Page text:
Through Their Eyes: COVID-19 Chronicles with Justin Mbila

Thursday, December 10th, 2020

Our team recently visited Kithumba to conduct COVID-19 prevention training and monitor their water point. Shortly after, we returned to check in on the community, offer a COVID-19 refresher training, and ask how the pandemic affects their lives.

During this most recent visit, Justin Mbila shared her story of how the coronavirus impacts her life and her community.

Field Officer Lilian Kendi met Justin outside her home to conduct the interview. Both Lilian and Justin observed physical distancing and other precautions throughout the visit to ensure their health and safety. The following is Justin’s story in her own words.

What is one thing that has changed in your community since the completion of the water project?

Water is readily available. We no longer go to fetch water far from our homes. Community members are enjoying a surplus supply of water, which they can fetch at any time of the day. We can plant trees and get vegetables easily here at our farms instead of buying them as we used to.

How has having a clean water point helped you through the pandemic so far?

Having a clean water point has helped us a lot in that we fetch water nearer to our homes at no cost and at any time of the day. We use the water for cleaning, bathing, washing our hands frequently and for cooking at our homes.

Since the outbreak of COVID-19 in Kenya, has fetching water changed for you because of restrictions, new rules, or your concerns about the virus?

Yes, fetching water has changed for me. Now, I have to observe social distancing whenever I find another person fetching water at the well. I ensure I wear a mask to protect myself against contracting the virus, and I also wash my hands before and after using the hand pump.

How has COVID-19 impacted your family?

My family was affected because my husband worked as a teacher, and the schools have been closed ever since the onset of the virus. My children have not been going to school—also, the businesses I often engaged in started underperforming. The seasons of selling fruits were disrupted because there were no customers. So the fruit spoiled at the farm.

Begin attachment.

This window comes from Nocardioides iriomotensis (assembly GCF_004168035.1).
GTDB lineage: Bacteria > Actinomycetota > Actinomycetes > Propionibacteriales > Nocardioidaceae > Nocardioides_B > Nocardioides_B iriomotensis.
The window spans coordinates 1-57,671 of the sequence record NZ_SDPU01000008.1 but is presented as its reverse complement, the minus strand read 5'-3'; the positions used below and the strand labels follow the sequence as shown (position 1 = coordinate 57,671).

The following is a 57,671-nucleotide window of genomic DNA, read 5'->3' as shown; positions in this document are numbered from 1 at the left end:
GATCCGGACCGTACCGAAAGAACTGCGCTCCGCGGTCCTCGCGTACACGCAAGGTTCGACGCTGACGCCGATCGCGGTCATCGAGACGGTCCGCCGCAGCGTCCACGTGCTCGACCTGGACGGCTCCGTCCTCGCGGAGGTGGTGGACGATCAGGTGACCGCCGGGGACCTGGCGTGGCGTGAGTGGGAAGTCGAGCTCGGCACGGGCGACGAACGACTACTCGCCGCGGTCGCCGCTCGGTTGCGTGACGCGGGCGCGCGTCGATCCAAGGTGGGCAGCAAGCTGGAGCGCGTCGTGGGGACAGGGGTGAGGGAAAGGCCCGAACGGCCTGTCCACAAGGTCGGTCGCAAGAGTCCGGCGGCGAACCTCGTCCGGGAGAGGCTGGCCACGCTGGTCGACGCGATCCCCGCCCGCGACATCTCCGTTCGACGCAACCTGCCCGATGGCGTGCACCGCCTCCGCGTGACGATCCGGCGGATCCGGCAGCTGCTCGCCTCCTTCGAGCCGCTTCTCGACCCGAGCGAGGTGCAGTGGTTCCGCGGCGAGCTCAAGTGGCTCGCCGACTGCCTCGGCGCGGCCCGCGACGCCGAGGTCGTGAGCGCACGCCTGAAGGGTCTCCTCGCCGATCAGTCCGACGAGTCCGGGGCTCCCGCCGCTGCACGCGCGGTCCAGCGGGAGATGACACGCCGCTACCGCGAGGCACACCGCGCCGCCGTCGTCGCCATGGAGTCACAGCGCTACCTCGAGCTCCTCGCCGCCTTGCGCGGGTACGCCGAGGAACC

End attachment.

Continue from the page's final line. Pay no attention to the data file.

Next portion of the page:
What other challenges are you experiencing due to the COVID-19 pandemic?

We have experienced harsh economic impacts due to the halt of our businesses. Income-generating activities that we highly relied on are not performing very well due to the unstable economy. Our children no longer go to school as they used to due to the closure of schools.

What hygiene and sanitation steps have you and your community has taken to stop the spread of the virus?

We reduced the visitations we had. Each member now stays at their homes as we are all scared of contracting the virus. We practice social distancing whenever we are out in public. We ensure we wash our hands frequently with soap and clean water.

Like most governments worldwide, the Kenyan government continues to set and adjust restrictions both nationally and regionally to help control the spread of the virus.

What restriction were you most excited to see lifted already?

The cessation of movement was removed, and now we can easily interact with our family members and move from one town to another to conduct business. The lift on the ban of age restriction while attending church was a relief as we could interact with fellow worshippers. The adults are now able to advise the young ones and teach them the right ways.

What restriction are you still looking forward to being lifted?

Opening of schools for all classes so that my children can get back to learning.

When asked where she receives information about COVID-19, Justin listed the radio and our team’s sensitization training.

What has been the most valuable part of the COVID-19 sensitization training you received from our team?

We were taught how to prepare soap to prepare it easily at our homes instead of buying and ensuring we wash our hands with soap and clean water.

How has getting food been at this time?

We did not strain a lot in getting food because we had food from our farms. The only challenge was purchasing food from retail shops as we had insufficient money.

This post is part of a new series by The Water Project meant to highlight the perspectives and experiences of the people we serve and how the COVID-19 pandemic is impacting them. We invite you to read more of their stories here.

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Tom Murphy

Tom is a Program Officer with The Water Project after working as a humanitarian journalist for 8 years. His work appeared in publications ranging from the Guardian to Foreign Policy to NPR, covering topics including water in India, agriculture in Kenya, public health in Haiti, and electricity access in Ghana.